EDWARDS v. Eddy Tanaka, etc., Defendant and Respondent.

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Court of Appeal, Second District, Division 3, California.

Katherine EDWARDS, Plaintiff and Respondent, v. Beverlee MYERS, etc., et al., Defendants and Appellants; Eddy Tanaka, etc., Defendant and Respondent.

Civ. B001083.

Decided: September 28, 1984

John K. Van de Kamp, Atty. Gen., Thomas E. Warriner, Asst. Atty. Gen., Anne S. Pressman and Richard J. Magasin, Deputy Attys. Gen., for defendants and appellants. Marilyn Kaplan, Byron J. Gross, Los Angeles, and Bruce Iwasaki, Pacoima, for plaintiff and respondent.

The plaintiff Katherine Edwards (“Edwards”) is one of a number of California residents whose Aid to Families with Dependent Children (“AFDC”) and Medi-Cal benefits have been terminated because of a change in the law under which AFDC benefits are provided.   Edwards sought and obtained a preliminary injunction restraining the Department of Health Services, the Department of Finance, and the Director of each department (“State”), as well as the Director of the Los Angeles County Department of Public Social Services, from terminating payment of Medi-Cal benefits for a period of four months following termination of AFDC benefits, pursuant to the provisions of 42 U.S.C. section 1396a(e)(1), and, in any event, until redetermination of Medi-Cal eligibility under provisions unrelated to AFDC eligibility.   The State appeals from the order granting the preliminary injunction.

FACTS

Recipients of AFDC benefits are termed “categorically needy”, and automatically receive Medicaid benefits, which are termed Medi-Cal benefits in California.  (42 U.S.C. § 1396a(a)(10)(A)(i);  see Welf. & Inst.Code, § 14000 et seq.)   In California, and in some other states, persons who are not eligible for AFDC benefits may still qualify for Medicaid if they are determined to be “medically needy.”

In 1981, Congress limited the use of an exclusion, or “disregard”, used in calculating a recipient's income for purposes of AFDC eligibility.   Prior to 1981, recipients could exclude $30.00 plus one-third of their earnings from their income for AFDC eligibility purposes.   This “30 + 1/313 disregard” was designed to encourage AFDC recipients to work by removing the disincentive of termination of benefits.   In 1981, as part of the Omnibus Budget Reconciliation Act (“OBRA”), Congress amended this provision to limit application of the “30 + 1/313 disregard” to a period of only four months.   (42 U.S.C. § 602(a)(8)(B)(ii)(II).)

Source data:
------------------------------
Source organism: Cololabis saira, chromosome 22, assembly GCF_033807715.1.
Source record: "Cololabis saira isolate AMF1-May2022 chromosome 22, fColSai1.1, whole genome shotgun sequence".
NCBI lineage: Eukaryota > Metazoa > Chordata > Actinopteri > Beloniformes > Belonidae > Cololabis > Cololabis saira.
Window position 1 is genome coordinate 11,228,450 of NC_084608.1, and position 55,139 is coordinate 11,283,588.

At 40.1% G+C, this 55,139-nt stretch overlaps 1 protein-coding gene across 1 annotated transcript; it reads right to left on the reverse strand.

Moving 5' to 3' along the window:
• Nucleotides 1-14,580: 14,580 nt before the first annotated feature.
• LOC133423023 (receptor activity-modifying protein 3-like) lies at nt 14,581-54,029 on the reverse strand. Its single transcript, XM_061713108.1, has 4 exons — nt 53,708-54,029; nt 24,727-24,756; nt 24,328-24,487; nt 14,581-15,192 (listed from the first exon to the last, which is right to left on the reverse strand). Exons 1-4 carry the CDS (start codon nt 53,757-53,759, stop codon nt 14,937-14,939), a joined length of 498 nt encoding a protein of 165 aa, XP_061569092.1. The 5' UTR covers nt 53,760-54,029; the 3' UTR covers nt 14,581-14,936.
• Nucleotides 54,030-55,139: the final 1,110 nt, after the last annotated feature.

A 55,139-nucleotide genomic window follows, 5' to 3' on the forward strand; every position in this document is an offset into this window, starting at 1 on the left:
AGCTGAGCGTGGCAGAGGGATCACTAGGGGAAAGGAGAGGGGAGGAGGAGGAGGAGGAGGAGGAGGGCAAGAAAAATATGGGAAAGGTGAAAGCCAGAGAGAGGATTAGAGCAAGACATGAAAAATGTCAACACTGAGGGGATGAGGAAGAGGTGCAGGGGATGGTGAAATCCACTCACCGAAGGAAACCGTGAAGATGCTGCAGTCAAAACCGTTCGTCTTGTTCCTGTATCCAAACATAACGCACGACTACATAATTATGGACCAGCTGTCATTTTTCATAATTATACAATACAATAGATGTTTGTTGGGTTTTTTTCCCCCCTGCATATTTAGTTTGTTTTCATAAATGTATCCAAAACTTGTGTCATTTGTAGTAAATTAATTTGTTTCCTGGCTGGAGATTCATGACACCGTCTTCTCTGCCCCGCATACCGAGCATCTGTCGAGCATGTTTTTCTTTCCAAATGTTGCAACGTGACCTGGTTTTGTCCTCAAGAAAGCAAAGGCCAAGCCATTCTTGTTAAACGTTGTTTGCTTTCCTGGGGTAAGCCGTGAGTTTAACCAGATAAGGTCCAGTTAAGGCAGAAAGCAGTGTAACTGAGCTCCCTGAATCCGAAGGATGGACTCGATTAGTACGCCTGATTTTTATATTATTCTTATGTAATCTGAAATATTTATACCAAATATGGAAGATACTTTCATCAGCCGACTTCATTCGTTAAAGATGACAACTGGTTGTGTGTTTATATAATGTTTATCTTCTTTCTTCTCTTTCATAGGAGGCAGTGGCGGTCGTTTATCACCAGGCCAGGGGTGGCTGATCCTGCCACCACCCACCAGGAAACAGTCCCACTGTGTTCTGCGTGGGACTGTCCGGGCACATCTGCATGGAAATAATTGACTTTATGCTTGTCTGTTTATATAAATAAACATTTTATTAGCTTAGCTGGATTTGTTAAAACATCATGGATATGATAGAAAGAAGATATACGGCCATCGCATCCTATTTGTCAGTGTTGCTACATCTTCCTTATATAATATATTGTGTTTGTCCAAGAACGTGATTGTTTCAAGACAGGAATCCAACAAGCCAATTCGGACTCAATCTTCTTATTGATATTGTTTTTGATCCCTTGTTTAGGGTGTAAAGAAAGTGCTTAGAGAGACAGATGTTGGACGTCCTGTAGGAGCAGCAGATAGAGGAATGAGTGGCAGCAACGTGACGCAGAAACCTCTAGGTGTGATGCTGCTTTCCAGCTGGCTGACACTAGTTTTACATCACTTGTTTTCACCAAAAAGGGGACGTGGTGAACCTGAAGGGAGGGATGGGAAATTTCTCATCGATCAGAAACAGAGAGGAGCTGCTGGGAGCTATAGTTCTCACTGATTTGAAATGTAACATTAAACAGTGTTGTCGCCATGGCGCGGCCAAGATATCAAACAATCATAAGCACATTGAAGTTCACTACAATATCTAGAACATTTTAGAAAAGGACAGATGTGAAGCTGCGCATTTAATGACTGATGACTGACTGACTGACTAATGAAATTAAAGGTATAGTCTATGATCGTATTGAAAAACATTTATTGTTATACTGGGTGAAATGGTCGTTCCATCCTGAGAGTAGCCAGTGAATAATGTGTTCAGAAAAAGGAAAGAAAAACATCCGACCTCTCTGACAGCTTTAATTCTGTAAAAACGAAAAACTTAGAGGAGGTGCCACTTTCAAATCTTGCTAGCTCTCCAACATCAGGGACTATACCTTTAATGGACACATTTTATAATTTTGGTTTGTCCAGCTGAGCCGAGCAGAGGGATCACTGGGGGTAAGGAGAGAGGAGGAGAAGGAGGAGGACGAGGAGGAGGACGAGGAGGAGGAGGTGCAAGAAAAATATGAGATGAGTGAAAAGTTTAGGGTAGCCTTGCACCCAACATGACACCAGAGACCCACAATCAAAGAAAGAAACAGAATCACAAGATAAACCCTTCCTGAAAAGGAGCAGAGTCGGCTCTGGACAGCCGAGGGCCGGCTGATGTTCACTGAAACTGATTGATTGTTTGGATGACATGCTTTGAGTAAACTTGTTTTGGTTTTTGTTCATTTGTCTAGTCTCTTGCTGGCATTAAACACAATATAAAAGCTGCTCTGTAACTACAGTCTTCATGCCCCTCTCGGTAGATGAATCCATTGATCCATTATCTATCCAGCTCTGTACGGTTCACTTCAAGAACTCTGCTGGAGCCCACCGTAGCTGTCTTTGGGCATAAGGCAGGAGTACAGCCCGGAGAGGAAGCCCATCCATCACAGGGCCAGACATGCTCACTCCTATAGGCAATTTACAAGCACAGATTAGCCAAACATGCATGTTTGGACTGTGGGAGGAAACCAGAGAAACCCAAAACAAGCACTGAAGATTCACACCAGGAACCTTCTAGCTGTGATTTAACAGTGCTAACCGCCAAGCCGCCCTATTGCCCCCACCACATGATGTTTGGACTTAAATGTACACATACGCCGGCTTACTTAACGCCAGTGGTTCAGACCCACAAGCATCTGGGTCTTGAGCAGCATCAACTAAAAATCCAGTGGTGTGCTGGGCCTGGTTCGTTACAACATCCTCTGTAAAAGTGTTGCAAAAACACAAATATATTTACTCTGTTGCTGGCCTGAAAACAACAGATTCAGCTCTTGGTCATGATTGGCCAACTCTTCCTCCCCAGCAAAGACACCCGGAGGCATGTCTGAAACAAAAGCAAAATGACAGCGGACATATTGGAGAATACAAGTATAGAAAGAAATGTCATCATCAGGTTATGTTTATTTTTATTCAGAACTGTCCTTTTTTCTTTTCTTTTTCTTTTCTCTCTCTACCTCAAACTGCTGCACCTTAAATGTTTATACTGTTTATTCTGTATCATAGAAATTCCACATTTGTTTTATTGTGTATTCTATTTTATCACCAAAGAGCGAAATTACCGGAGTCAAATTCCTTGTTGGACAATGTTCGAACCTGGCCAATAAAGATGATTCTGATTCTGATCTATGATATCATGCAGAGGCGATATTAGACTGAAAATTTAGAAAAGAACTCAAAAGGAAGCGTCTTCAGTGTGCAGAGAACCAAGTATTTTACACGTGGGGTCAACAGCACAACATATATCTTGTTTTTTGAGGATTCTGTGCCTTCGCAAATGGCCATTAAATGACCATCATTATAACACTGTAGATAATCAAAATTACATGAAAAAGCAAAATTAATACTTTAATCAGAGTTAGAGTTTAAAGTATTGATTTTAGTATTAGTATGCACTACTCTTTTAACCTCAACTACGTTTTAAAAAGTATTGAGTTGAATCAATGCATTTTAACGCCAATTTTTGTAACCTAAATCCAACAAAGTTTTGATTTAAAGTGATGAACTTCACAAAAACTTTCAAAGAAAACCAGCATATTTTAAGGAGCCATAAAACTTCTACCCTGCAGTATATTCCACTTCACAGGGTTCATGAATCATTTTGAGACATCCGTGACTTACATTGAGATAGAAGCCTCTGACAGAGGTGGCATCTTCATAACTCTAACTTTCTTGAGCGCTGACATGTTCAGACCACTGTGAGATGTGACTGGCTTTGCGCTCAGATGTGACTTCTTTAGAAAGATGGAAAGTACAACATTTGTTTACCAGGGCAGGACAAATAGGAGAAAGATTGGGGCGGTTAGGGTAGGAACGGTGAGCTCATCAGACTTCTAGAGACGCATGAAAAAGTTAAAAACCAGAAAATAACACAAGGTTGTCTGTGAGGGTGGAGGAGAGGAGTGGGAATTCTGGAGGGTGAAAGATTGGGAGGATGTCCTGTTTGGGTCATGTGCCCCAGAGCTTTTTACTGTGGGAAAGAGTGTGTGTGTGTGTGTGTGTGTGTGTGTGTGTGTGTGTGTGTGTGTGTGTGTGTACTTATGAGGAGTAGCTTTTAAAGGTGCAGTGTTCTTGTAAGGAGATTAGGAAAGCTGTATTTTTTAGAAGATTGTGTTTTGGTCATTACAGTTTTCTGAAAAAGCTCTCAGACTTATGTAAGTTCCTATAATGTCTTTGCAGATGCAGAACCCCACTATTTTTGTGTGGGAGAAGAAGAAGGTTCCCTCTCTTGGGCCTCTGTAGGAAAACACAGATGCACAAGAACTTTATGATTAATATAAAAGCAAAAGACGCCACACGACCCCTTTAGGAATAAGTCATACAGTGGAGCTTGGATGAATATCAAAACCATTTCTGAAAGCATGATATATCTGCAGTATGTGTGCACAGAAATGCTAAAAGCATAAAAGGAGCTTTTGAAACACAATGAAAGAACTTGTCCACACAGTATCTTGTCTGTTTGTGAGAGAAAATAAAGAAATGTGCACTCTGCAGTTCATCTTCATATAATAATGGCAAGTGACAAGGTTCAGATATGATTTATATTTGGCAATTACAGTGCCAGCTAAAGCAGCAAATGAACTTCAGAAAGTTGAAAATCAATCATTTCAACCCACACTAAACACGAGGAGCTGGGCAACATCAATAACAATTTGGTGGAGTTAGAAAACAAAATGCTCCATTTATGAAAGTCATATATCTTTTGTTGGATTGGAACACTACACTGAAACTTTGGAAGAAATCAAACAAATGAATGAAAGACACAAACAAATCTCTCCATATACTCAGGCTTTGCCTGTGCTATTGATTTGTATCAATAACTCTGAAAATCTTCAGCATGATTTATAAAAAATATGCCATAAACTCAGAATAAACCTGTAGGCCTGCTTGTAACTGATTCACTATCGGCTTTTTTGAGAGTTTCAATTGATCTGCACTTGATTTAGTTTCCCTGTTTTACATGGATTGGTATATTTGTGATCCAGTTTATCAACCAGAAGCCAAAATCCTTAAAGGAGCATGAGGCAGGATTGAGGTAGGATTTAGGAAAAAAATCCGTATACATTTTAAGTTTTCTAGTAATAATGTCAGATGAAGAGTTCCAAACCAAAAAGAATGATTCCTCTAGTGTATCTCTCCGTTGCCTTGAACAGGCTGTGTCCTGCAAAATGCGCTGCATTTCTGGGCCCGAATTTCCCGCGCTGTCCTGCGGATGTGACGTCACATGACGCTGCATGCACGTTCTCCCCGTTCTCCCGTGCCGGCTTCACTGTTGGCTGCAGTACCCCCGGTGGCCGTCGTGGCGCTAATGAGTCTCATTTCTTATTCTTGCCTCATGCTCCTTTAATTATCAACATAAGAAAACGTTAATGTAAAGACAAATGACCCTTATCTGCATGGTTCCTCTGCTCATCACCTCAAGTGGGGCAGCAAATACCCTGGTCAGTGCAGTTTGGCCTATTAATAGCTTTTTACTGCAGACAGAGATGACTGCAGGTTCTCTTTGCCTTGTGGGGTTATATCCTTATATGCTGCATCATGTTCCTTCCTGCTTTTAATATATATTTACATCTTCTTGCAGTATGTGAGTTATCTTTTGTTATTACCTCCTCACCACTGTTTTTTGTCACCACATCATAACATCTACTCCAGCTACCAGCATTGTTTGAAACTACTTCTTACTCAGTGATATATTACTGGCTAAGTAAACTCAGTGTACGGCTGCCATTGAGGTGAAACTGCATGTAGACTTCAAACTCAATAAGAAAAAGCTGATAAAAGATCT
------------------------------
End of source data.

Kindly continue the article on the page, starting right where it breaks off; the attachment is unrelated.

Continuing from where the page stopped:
As implemented in California, OBRA resulted in loss of the “30 + 1/313 disregard” on April 1, 1982, to persons who had been receiving AFDC benefits on its effective date.   Loss of this disregard rendered Edwards, and other similarly situated recipients, ineligible for AFDC benefits as of April 1, 1982.   These persons were also no longer considered “categorically needy,” and were therefore no longer automatically eligible for Medi-Cal benefits.

Under 42 U.S.C. section 1396a(e)(1), when AFDC benefits are terminated because of “increased hours of, or increased income from, employment,” recipients are entitled to receive Medicaid for four additional months without a determination that they are “medically needy.”   The trial court determined that the term “income”, as used in section 1396a(e)(1), refers to “countable income”, i.e., net income after deduction of all disregards permitted in calculating AFDC eligibility;  therefore, the increase in a recipient's countable income resulting from elimination of the “30 + 1/313 disregard” constitutes “increased income from employment.”   The court issued a preliminary injunction restraining the State from failing to continue payment of Medi-Cal benefits for an additional four months to those recipients who are discontinued from the AFDC program due to loss of the “30 + 1/313 disregard”.   The State was also enjoined from failing to continue disbursement of Medi-Cal benefits to such recipients pending redetermination of their eligibility under Medi-Cal criteria other than AFDC eligibility.

ISSUES

The State contends:

I. The trial court erred in holding that the State is required to provide an additional four months of Medi-Cal benefits to AFDC recipients discontinued due to elimination of the “30 + 1/313 disregard.”

II. The court erred in requiring the State to provide to all discontinued AFDC recipients uninterrupted Medi-Cal benefits pending determination of their eligibility under non-AFDC related criteria.

III. The Court abused its discretion in granting a preliminary injunction because Edwards failed to establish irreparable harm.

Edwards refutes each of the State's contentions.

DISCUSSION

42 U.S.C. Section 1396a(e)(1) Does not Apply

The parties cite no California authority directly in point, and we find none.